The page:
Wednesday, January 19, 8095

Anon. Compostelan (b. c. 1095) - Florid Organum

Santiago de Compostela (also Saint James of Compostela) is the capital of the autonomous community of Galicia and a UNESCO's World Heritage Site, located in the northwest region of Spain in the Province of A Coruña.

The city's cathedral is the destination of the important medieval pilgrimage route, the Way of St. James (Galician: Camiño de Santiago, Spanish: Camino de Santiago).

The cathedral borders the main Praza of the old and well-preserved city.

The popular etymology of the name "Compostela" holds that it comes from Latin campus stellae, i.e. "field of stars," making Santiago de Compostela "St. James of the Field of Stars."

This name would come from the belief that the bones of St. James were taken from the Middle East, to Spain. These bones were then buried where a shepherd had spotted a star and a church was eventually built over the bones and later replaced with the Cathedral de Santiago de Compostela.

Another etymology is Compositum, i.e. "The well founded," or Composita Tella, meaning "burial ground."

Yet another etymology derives it from "San Jacome Apostol."

The legend that St James found his way to the Iberian peninsula, and had preached there is one of a number of early traditions concerning the missionary activities and final resting places of the apostles of Jesus. Although the 1884 Bull of Pope Leo XIII Omnipotens Deus accepted the authenticity of the relics at Compostela, the Vatican remains uncommitted as to whether the relics are those of Saint James the Great, while continuing to promote the more general benefits of pilgrimage to the site.

According to a tradition that cannot be traced before the 12th century, the relics were said to have been discovered in 835 by Theodomir, bishop of Iria Flavia in the far northwest of the principality of Asturias. Theodomir was guided to the spot by a star, the legend affirmed, drawing upon a familiar myth-element, hence "Compostela" was given an etymology as a corruption of Campus Stellae, "Plain of Stars."

As suggested already, it is probably impossible to know whose bones were actually found, and precisely when and how. Perhaps it does not matter. What the history of the pilgrimage requires, but what the meager sources fail to reveal, is how the local Galician cult associated with the saint was transformed into an international cult drawing pilgrims from distant parts of the world.

The 1000-year-old pilgrimage to the shrine of St. James in the Cathedral of Santiago de Compostela is known in English as the Way of St. James and in Galician as the Camiño de Santiago. Over 100,000 pilgrims travel to the city each year from points all over Europe, and other parts of the world.

School of Compostela (b. c. 1095) - Florid Organum - Cunctipotens Genitor (1125)

Organum as a musical genre reached its peak in the 12th Century with the development of two very different schools of organum composition: the St. Martial and Santiago del Compostela Schools of florid organum, and the Notre Dame school of organum of Paris, which included composers such as Léonin and Pérotin which provided many new composition techniques.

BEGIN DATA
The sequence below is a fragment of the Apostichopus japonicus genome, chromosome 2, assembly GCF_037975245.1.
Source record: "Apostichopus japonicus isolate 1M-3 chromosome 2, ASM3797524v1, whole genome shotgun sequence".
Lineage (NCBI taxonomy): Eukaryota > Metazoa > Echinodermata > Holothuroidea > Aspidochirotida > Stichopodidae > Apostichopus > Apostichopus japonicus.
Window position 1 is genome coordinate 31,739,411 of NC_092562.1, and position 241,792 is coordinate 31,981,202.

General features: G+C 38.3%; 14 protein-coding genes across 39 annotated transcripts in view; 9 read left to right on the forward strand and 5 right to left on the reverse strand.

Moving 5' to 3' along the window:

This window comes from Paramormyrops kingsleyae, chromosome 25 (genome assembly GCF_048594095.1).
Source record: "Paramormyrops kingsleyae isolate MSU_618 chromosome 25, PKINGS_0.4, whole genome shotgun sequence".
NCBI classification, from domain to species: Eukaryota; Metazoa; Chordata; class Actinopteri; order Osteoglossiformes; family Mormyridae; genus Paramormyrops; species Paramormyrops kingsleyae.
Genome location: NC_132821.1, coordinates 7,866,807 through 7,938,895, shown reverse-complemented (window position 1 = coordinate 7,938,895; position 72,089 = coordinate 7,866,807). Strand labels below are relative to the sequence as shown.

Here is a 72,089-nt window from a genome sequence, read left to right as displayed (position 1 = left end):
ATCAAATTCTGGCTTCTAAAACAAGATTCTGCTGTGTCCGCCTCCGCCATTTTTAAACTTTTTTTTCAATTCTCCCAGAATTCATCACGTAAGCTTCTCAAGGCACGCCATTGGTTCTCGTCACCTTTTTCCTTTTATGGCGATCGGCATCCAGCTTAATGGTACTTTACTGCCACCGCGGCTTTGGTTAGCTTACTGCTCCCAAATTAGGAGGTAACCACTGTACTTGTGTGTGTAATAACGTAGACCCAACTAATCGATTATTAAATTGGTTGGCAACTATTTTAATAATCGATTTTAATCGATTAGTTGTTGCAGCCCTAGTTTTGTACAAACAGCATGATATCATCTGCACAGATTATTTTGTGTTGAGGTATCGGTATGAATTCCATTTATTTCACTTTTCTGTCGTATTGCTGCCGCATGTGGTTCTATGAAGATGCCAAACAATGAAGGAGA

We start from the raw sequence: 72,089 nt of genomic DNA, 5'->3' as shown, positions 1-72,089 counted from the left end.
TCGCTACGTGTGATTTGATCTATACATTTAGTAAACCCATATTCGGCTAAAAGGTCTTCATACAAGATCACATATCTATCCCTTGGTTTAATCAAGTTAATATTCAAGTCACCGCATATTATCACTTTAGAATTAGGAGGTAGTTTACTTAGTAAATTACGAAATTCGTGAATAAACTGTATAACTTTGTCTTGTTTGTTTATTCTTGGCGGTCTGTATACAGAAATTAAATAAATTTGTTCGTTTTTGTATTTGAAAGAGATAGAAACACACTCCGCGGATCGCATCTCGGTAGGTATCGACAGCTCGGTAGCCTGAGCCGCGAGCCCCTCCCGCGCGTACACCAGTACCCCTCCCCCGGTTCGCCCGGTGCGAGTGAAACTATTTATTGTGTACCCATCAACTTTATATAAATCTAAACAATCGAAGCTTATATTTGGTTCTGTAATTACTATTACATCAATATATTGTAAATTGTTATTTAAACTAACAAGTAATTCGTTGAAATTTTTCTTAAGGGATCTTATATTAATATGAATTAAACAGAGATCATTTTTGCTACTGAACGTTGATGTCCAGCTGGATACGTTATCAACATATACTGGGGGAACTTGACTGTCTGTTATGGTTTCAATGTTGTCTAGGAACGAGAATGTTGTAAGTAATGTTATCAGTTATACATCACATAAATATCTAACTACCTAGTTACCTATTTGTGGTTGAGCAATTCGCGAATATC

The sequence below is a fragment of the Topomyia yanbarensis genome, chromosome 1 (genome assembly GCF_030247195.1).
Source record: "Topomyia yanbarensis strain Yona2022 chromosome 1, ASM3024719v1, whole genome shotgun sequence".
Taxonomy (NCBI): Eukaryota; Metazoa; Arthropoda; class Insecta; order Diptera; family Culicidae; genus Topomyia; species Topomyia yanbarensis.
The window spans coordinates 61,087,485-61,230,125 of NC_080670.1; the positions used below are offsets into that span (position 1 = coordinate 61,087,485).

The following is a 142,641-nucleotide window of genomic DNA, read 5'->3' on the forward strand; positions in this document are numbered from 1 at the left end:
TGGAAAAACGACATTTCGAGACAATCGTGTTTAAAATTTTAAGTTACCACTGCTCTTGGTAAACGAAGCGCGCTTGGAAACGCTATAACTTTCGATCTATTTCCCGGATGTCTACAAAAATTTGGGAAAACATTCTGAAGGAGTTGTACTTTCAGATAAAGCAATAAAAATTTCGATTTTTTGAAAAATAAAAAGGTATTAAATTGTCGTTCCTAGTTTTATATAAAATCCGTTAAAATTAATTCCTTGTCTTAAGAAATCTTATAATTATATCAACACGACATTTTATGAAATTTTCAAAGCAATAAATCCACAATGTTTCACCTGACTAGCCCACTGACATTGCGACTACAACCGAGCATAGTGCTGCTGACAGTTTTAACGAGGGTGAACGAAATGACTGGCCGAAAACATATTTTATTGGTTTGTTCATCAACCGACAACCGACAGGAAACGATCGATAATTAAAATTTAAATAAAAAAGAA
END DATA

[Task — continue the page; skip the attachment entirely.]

The basic principle of Florid Organum is that there are anywhere from two to six notes in the organal voice sung over a single sustained note in the tenor. St.Martial organum and Paris organum duplum follow from the same principle, but in a different form.

During the course of the1100's, the age of the Cathedrals, melismatic (or 'florid') organum developed in Aquitania, and is linked to St. Martial de Limoges. This form of organum is based on a plainchant melody that is sung in extended note-values in the lower voice, the length of which are determined by the length of the phrase in the organal part. The chant thus transforms into a succession of long held notes according to the original melody and comes to be called "tenor" from the Latin tenere meaning "to hold." The upper organal voice moves in extensive melisms on long protracted vowels. This newer style became known as "organum," "organum duplum," or "organum purum" and the older note-against-note style became known as "discantus style." The St. Martial organum is rhapsodic in character as rhythms are not yet organized according to the six rhythmic modes.


The tenor is the highest male voice within the modal register, just above the baritone voice. The typical tenor voice lies between the C one octave below middle C (C3) to the C one octave above middle C (C5). The low extreme for tenors is roughly B♭2 (two B♭s below middle C). At the highest extreme, some tenors can sing up to two Fs above middle C (F5).

Within opera, the lowest note in the standard tenor repertoire is A3, but few roles fall below C3 (one octave below middle C). The high extreme: many tenor roles in the standard repertoire call for a "tenor C" (C5, one octave above middle C). While some operatic roles for tenor require a darker timbre and fewer high notes, it is generally accepted that any tenor should be able to sing with a full timbre up to an A4. In the leggiero repertoire the highest note is an F5 (Arturo in I puritani), therefore, very few tenors can have this role in their repertoire.

The name "tenor" derives from the Latin word tenere, which means "to hold." In Medieval and Renaissance polyphony between about 1125 and 1500, the tenor was the structurally fundamental (or ‘holding’) voice, vocal or instrumental. All other voices were normally calculated in relation to the tenor, which often proceeded in longer note values and carried a borrowed Cantus Firmus melody.

[8096 First Crusade / 8095 School of Compostela]